Of course, in the real world there are myriad ways that cooperation can break down, whether that cooperation is illicit (price-fixing collusion among substitute providers) or serves a salutary business purpose, such as creating a high quality product. Much of IO is working through such issues. Assuming commitment power (which is my understanding of what Buterin means by collusion within a coalition of cooperative play) is a dead end. Analyzing the sources of commitment power, how such power can be supported or undermined, is more useful.

I would suggest to Mr. Buterin that “collusion” is not as helpful an organizing principle for cataloguing the problems that platforms face as “principal-agent problems,” of which collusion among agents is one variety, but far from the only one. There is a large mechanism design literature on the topic. I’d go further to suggest that platforms such as Buterin’s may be the next great laboratory for studying principal-agent problems and their mitigation or solution.

I'm well aware of iterated game equilibrium, folk theorem results, etc. I apologize if I used the wrong language; but there is definitely a very real sense in which large classes of games give optimal results in one-shot non-cooperative models, but suboptimal results where collusion is permitted. Consider second price auctions. The standard textbook reasoning is that they are optimal because (i) your bid never influences the price you have to pay, as the only case the bid affects the price is when you're second place, but in that case you don't win, and (ii) you get the item if and only if your valuation is highest. But (i) breaks down when collusion between the top two bidders is possible, because the highest bidder could pay the second highest bidder to drop their bid to zero, splitting the surplus (namely, the second highest valuation minus the third highest valuation). Implicitly assuming impossibility of collusion especially in public contexts where everyone can see everyone else's behavior is a very common error in practice.

Thanks for your thoughtful reply, Mr. Buterin. I didn’t mean to quibble about semantics or deny that collusion can be a serious problem. It can. My point is simply that some tools already exist for analyzing this problem. Also that coordination among agents is not universally a bad thing. On a broad platform, some agents perform complementary tasks. Here coordination typically benefits platform users.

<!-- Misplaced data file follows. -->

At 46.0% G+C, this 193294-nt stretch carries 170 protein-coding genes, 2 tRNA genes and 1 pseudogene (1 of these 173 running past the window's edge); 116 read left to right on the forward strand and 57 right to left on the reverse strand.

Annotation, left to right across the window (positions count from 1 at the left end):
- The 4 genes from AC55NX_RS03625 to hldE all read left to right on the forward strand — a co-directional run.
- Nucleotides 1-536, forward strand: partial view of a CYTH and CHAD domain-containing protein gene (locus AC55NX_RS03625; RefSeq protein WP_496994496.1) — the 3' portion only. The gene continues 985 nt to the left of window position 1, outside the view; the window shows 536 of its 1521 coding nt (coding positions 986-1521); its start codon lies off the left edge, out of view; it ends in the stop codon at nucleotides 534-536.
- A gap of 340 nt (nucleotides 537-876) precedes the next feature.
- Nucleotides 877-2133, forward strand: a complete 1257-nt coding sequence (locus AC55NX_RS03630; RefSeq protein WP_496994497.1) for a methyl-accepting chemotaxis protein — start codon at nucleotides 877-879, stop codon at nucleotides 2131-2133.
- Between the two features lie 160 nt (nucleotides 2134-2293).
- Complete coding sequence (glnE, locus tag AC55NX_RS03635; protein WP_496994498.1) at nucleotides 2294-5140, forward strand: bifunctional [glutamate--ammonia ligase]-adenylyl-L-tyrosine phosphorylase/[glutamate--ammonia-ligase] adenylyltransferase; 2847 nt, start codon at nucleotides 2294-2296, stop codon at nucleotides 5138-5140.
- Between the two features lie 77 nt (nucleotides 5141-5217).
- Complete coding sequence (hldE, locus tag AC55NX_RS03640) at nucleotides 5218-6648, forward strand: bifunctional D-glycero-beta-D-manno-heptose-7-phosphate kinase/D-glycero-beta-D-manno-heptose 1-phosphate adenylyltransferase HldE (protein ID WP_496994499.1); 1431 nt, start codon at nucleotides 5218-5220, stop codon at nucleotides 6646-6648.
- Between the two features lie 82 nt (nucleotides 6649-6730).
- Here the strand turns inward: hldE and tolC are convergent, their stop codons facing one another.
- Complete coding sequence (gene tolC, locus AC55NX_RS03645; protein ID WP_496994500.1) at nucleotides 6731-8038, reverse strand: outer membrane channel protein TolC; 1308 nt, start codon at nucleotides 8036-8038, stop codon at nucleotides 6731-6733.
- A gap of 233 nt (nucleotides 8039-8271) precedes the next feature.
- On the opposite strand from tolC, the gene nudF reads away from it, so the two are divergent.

You sound like a smart guy with your long sentences trying to outpedant Buterin. But your braininess in game theory is also why you didn't get rich with bitcoin. Game theory is no better than astrology in the real world bro.

#5) Before being made aware of this article, I would have assumed that domesticated cats recognized their names. After reading the article, it's not obvious to me that cats do recognize their names. The cited studies seem at best inconclusive.

Some cats may not. Their owners might not have spoken their names in a manner that habituated them into a response.

Also, as the research suggests, they might not care I'd someone calls their name. The trick then is to determine whether the responses were actual or false positives.

You should be proud, hun.

4. As we have learned in earlier posts, corporations became entitled to the rights of "persons" under the constitution at the same time as African Americans (pursuant to the 14th amendment). Hanson seems to say that, since corporations are "persons", don't expect any more from them than one would expect from the worst person you know.

Don't you chaps differentiate between legal persons and natural persons?

If not why not?

#6...Way above my pay grade.

#2 sprawling! But interesting.

Not sure about his overall point. The article seems to hit the following points: governments are useless at producing things, perhaps by intentional design, sometimes a few Mavericks come in losen up rules and magic occurs (likely there were spectacular failures as well, but they don’t get as much press), then a side discussion about our nuclear stockpiles and the lack of security, the lack of focus in the west on operational excellence vs. China which maybe is getting it right, followed by the impressive gains in computation over the last 75 years, followed by the potential rise of AI and the alignment problem, followed by maybe getting the government involved in AI?

I’m not sure what to get out of it. Maybe he wants to get government into AI to slow it down? Maybe he is worried that China will get to AI 1st? Somehow maybe he is worried about AI launching nukes before it become true AGI?

Maybe a problem statement? Maybe this is just background for future articles? Maybe he is simply bucking for a job running some AI safety program?

Did anyone get a cohesive narrative from that interesting article?

I got out of it "western governments are woefully incompetent and will screw up tomorrow's war in a fundamental way... but that might not be true of China." The piece is either insane or terrifying.

More people here need to read Dominic Cummings. If only to learn about risks in the pipeline (i.e., drones and pandemics).

7# fortnite is creating the next generation of incels they start them so young

#2 The author brings to mind the Tommy Lee Jones character in "Under Siege."

#4 is possibly the most absurd post in the history of the internet. Making the case that we should act on benign fictions about "shark-like legal entities devoted to commercial profit" deems sociopathic at best.